For the personal character of Charles VI. see A. von Arneth, Geschichte Maria Theresias (Vienna, 1863–1879). Dr Franz Krones, R. v. Marchland, Grundriss der dsterreichischen Geschichte (Vienna, 1882), gives a very copious bibliography.

CHARLES VII. (1697–1745), Roman emperor, known also as Charles Albert, elector of Bavaria, was the son of the elector Maximilian Emanuel and his second wife, Theresa Cunigunda, daughter of John Sobieski, king of Poland. He was born on the 6th of August 1697. His father having taken the side of Louis XIV. of France in the War of the Spanish Succession (q.v.), Bavaria was occupied by the allies. Charles and his brother Clement, afterwards archbishop of Cologne, were carried prisoners to Vienna, and were educated by the Jesuits under the name of the counts of Wittelsbach. When his father was restored to his electorate, Charles was released, and in 1717 he led the Bavarian contingent of the imperial army which served under Prince Eugene against the Turks, and is said to have distinguished himself at Belgrade. On the 25th of September 1722 he was betrothed to Maria Amelia, the younger of the two orphan daughters of the emperor Joseph I. Her uncle Charles VI. insisted that the Bavarian house should recognize the Pragmatic Sanction which established his daughter Maria Theresa as heiress of the Habsburg dominions. They did so, but with secret protests and mental reservations of their rights, which were designed to render the recognition valueless. The electors of Bavaria had claims on the possessions of the Habsburgs under the will of the emperor Ferdinand I., who died in 1564.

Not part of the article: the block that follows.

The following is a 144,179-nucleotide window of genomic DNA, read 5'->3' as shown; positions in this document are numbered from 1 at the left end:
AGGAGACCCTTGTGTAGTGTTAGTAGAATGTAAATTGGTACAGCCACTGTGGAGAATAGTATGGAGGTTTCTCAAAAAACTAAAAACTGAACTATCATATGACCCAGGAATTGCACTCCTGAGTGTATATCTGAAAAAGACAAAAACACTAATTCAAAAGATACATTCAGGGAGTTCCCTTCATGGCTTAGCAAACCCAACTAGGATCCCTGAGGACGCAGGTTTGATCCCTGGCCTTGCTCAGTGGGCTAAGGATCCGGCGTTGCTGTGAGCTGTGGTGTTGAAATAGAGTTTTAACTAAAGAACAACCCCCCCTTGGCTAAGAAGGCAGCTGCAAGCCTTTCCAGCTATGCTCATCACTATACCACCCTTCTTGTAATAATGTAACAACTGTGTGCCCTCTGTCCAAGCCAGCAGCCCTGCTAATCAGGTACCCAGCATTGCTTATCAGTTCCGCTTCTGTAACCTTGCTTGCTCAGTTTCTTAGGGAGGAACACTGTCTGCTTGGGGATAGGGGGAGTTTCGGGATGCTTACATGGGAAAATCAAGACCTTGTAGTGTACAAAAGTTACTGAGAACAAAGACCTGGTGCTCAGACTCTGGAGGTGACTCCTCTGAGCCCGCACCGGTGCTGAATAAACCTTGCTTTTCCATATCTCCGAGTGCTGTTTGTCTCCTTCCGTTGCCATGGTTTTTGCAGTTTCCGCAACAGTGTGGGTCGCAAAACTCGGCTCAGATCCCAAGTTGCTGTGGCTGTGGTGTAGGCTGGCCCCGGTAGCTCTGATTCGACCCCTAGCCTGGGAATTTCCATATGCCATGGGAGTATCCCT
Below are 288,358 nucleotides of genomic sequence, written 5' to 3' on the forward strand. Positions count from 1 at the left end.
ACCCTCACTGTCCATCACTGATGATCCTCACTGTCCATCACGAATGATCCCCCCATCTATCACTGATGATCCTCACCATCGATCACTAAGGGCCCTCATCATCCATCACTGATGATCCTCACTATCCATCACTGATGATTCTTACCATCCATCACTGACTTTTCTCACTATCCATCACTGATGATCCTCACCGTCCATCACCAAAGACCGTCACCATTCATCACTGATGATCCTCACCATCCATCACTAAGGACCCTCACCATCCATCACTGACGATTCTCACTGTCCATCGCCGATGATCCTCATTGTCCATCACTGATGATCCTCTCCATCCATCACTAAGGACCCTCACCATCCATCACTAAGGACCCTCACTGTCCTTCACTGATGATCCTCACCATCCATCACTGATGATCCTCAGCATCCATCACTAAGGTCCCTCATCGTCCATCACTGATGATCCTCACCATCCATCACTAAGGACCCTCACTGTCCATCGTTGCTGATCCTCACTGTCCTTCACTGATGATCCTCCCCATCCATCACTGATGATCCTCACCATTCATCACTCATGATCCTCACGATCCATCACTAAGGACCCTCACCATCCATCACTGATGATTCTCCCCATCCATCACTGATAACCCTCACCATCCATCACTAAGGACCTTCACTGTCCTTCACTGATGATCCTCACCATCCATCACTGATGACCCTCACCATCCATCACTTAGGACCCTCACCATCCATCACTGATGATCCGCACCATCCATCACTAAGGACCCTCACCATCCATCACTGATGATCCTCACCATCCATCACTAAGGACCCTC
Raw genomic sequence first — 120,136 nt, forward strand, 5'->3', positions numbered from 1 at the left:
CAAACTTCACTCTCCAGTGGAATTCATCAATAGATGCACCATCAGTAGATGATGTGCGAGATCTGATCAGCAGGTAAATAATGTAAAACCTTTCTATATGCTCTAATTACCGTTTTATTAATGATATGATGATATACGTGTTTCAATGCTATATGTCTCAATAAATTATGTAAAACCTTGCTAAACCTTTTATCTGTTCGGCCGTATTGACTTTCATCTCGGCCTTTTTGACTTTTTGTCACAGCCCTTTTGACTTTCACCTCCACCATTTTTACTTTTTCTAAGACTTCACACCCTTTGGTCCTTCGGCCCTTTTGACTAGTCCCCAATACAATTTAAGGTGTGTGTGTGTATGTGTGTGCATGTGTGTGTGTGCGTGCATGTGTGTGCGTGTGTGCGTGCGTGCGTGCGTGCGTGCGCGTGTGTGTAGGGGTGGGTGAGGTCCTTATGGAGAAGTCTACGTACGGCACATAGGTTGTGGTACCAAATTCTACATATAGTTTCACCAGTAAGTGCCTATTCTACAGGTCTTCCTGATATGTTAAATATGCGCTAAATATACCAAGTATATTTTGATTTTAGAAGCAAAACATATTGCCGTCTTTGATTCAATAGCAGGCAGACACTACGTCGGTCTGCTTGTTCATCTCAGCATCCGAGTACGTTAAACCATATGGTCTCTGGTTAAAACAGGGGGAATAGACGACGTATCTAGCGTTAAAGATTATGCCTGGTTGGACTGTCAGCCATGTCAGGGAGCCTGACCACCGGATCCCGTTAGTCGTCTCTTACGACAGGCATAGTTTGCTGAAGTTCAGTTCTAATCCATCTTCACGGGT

Charles succeeded his father on the 26th of February 1726. As a ruler of Bavaria, he showed a vague disposition to improve the condition of his subjects, but his profuse habits and his efforts to rival the splendour of the French court crippled his finances. His policy was one of much duplicity, for he was constantly endeavouring to keep on good terms with the emperor while slipping out of his obligation to accept the Pragmatic Sanction and intriguing to secure French support for his claims whenever Charles VI. should die. On hearing of the emperor’s last illness, he ordered his agent at Vienna to renew his claim to the Austrian inheritance. The claim was advanced immediately after the death of Charles VI. on the 20th of October 1740. Charles Albert now entered into the league against Maria Theresa, to the great misfortune of himself and his subjects. By the help of her enemies he was elected emperor in opposition to her husband Francis, grand duke of Tuscany, on the 24th of January 1742, under the title of Charles VII., and was crowned at Frankfort-on-Main on the 12th of February. But as his army had been neglected, he was utterly unable to resist the Austrian troops. While he was being crowned his hereditary dominions in Bavaria were being overrun. He described himself as attacked by stone and gout, ill, without money or land, and in distress comparable to the